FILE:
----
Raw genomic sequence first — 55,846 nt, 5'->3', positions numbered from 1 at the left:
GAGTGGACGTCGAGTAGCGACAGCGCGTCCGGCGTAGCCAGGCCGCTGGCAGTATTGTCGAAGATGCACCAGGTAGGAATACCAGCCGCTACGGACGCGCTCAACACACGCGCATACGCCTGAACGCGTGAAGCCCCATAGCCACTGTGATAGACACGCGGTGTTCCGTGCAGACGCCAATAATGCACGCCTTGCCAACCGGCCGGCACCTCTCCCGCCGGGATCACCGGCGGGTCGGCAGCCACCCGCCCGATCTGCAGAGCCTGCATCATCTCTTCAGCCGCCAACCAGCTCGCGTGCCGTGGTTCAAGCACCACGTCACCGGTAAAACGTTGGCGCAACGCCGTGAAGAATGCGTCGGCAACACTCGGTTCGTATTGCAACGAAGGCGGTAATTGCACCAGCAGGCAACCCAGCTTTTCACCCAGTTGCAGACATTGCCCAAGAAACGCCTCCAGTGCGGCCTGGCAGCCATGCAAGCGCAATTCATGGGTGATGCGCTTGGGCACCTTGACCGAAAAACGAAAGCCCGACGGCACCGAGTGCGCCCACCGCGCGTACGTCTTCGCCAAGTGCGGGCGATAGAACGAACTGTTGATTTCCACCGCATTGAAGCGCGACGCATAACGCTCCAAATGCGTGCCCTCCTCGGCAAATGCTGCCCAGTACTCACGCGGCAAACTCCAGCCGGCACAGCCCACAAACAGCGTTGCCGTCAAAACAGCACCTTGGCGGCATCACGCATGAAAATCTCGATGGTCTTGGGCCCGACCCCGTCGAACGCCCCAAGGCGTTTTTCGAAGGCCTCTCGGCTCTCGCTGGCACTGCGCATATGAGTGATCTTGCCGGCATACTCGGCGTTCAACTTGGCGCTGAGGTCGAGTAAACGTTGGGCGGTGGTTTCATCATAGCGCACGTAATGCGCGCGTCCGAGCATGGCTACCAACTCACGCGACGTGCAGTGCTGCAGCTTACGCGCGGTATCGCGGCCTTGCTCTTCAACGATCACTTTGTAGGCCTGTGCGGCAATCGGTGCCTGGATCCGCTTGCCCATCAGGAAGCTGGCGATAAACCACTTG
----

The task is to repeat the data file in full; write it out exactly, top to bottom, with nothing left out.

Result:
Raw genomic sequence first — 55,846 nt, 5'->3', positions numbered from 1 at the left:
GAGTGGACGTCGAGTAGCGACAGCGCGTCCGGCGTAGCCAGGCCGCTGGCAGTATTGTCGAAGATGCACCAGGTAGGAATACCAGCCGCTACGGACGCGCTCAACACACGCGCATACGCCTGAACGCGTGAAGCCCCATAGCCACTGTGATAGACACGCGGTGTTCCGTGCAGACGCCAATAATGCACGCCTTGCCAACCGGCCGGCACCTCTCCCGCCGGGATCACCGGCGGGTCGGCAGCCACCCGCCCGATCTGCAGAGCCTGCATCATCTCTTCAGCCGCCAACCAGCTCGCGTGCCGTGGTTCAAGCACCACGTCACCGGTAAAACGTTGGCGCAACGCCGTGAAGAATGCGTCGGCAACACTCGGTTCGTATTGCAACGAAGGCGGTAATTGCACCAGCAGGCAACCCAGCTTTTCACCCAGTTGCAGACATTGCCCAAGAAACGCCTCCAGTGCGGCCTGGCAGCCATGCAAGCGCAATTCATGGGTGATGCGCTTGGGCACCTTGACCGAAAAACGAAAGCCCGACGGCACCGAGTGCGCCCACCGCGCGTACGTCTTCGCCAAGTGCGGGCGATAGAACGAACTGTTGATTTCCACCGCATTGAAGCGCGACGCATAACGCTCCAAATGCGTGCCCTCCTCGGCAAATGCTGCCCAGTACTCACGCGGCAAACTCCAGCCGGCACAGCCCACAAACAGCGTTGCCGTCAAAACAGCACCTTGGCGGCATCACGCATGAAAATCTCGATGGTCTTGGGCCCGACCCCGTCGAACGCCCCAAGGCGTTTTTCGAAGGCCTCTCGGCTCTCGCTGGCACTGCGCATATGAGTGATCTTGCCGGCATACTCGGCGTTCAACTTGGCGCTGAGGTCGAGTAAACGTTGGGCGGTGGTTTCATCATAGCGCACGTAATGCGCGCGTCCGAGCATGGCTACCAACTCACGCGACGTGCAGTGCTGCAGCTTACGCGCGGTATCGCGGCCTTGCTCTTCAACGATCACTTTGTAGGCCTGTGCGGCAATCGGTGCCTGGATCCGCTTGCCCATCAGGAAGCTGGCGATAAACCACTTG